Decision affirmed. During the course of a hearing on a bill in equity brought by the plaintiff, which was holding certain premises in Boston as assignee of a lease, to prevent the defendant owner from evicting it, the parties agreed in a writing dated April 17, 1954, to settle their controversy, and two instruments in the form of final decrees and bearing the assent of all parties in interest were left with counsel for the defendant; one favorable to the plaintiff and requiring reinstatement of the lease was to be entered if certain things according to the written agreement of April 17, 1954, were performed by the plaintiff by July 2, 1954, otherwise the decree terminating the lease and dismissing the bill was to be entered. Counsel for the defendant caused the latter decree to be entered on July 7, 1954. The plaintiff on July 9, 1954, filed a motion to vacate this decree and after a denial of this motion he filed a second motion on October 29, 1954, to vacate the decree of July 7, 1954. The plaintiff has appealed from a decree denying his motion of July 9, 1954. He has also excepted and appealed from the denial of his motion of October 29, 1954. No exceptions were perfected. We assume in favor of the plaintiff, without deciding, that these appeals are properly here, see Carilli v. Hersey, 303 Mass. 82 , 86-87, because in any event the ultimate decision must be against the plaintiff. Commonwealth v. McHugh, 326 Mass. 249 , 275. We have examined the evidence. The case comes within the familiar rule that, upon an appeal with a transcript of evidence but without any report of the material facts, the entry of a decree imports the finding of every fact necessary to support the decree, Slater v. Munroe, 313 Mass. 538 , 540; Marlowe v. O'Brien, 321 Mass. 384 , including the implied finding that the entry of the decree on July 7, 1954, was warranted by breach of the written agreement by the plaintiff of April 17, 1954. There was no error in the denial of the motions and the decision of the court must be affirmed.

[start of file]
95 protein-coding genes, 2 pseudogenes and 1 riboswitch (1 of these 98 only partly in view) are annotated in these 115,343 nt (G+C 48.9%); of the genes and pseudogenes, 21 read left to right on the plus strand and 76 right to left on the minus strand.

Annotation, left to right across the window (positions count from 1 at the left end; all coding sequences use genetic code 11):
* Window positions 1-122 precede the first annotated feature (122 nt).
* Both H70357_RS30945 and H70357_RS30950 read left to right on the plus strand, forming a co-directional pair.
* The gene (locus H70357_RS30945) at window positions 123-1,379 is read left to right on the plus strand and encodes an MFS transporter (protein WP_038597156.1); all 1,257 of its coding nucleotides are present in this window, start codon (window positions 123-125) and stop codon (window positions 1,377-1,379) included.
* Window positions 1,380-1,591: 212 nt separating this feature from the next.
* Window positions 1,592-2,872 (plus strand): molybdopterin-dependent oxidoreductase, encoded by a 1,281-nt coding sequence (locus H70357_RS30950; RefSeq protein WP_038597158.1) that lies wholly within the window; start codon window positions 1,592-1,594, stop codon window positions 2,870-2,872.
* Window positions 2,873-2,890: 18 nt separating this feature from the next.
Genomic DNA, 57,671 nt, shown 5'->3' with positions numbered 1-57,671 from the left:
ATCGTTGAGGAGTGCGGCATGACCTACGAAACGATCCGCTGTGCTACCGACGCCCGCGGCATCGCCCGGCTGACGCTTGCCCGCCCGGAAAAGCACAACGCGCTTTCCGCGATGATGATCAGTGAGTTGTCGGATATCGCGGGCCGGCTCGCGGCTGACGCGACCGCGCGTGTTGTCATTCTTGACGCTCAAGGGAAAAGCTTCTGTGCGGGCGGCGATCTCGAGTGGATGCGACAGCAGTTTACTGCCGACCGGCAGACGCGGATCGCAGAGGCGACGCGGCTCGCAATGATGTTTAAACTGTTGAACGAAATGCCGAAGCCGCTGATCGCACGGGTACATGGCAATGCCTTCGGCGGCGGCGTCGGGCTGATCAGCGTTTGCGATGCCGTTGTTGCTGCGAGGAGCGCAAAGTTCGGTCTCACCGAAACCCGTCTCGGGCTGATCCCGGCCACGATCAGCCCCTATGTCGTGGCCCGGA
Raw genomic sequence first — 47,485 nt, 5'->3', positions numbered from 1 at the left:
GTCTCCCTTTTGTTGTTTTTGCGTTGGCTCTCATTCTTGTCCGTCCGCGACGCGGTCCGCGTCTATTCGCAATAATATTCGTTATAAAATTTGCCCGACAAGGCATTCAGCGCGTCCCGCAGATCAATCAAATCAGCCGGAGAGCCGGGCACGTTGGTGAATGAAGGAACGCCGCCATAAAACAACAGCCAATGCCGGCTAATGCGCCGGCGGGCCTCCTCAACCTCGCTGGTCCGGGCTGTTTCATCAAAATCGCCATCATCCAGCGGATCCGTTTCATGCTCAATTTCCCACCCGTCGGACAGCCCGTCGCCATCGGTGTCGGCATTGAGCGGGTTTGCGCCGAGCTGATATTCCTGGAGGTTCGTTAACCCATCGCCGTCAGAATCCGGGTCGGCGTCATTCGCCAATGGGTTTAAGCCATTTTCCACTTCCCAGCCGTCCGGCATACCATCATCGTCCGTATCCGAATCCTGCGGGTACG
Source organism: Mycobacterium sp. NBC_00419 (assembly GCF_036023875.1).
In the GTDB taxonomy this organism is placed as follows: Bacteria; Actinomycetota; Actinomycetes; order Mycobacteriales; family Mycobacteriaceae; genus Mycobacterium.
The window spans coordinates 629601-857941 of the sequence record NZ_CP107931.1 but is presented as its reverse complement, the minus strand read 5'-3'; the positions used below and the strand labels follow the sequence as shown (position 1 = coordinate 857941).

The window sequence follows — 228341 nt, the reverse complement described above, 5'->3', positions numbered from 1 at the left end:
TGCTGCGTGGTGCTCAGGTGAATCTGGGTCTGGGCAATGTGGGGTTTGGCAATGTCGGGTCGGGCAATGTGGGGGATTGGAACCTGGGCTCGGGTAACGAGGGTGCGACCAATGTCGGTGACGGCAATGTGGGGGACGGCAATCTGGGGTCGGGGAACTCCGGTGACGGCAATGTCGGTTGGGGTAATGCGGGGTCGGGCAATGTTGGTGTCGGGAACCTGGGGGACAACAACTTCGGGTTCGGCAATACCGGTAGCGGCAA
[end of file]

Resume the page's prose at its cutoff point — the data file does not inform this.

Decree affirmed with costs of the appeal. This is a bill in equity brought by the daughters of Mary Fazio and Michele Fazio and by his widow, the said Mary Fazio, against the heirs at law of Charles E. Fazio, a son of the said Mary and Michele Fazio, for the cancellation of certain deeds to a parcel of farm land purchased by his father but title to which was taken in the name of Charles under an express trust for the benefit of his father. On January 17,
1941, Charles conveyed the land to a straw. Michele Fazio joined in signing, executing, and acknowledging this instrument. The straw then conveyed to Charles individually with no mention of a trust. Charles on September 15, 1952, through a straw conveyed the premises to himself and the defendant Alice M. Fazio as tenants by the entirety. The judge found that Michele bought this farm land so that Charles who was suffering from poisonous gas inhaled during the first World War could lead an outdoor life as recommended by his physicians. The judge found that Michele was instructed as to and knew the effect of whatever deeds he signed, that he did so voluntarily and understandingly, and that there was no fraud, duress, or breach of trust. An examination of the evidence shows that the judge was not plainly wrong in so finding and in ordering the entry of a final decree dismissing the bill with costs.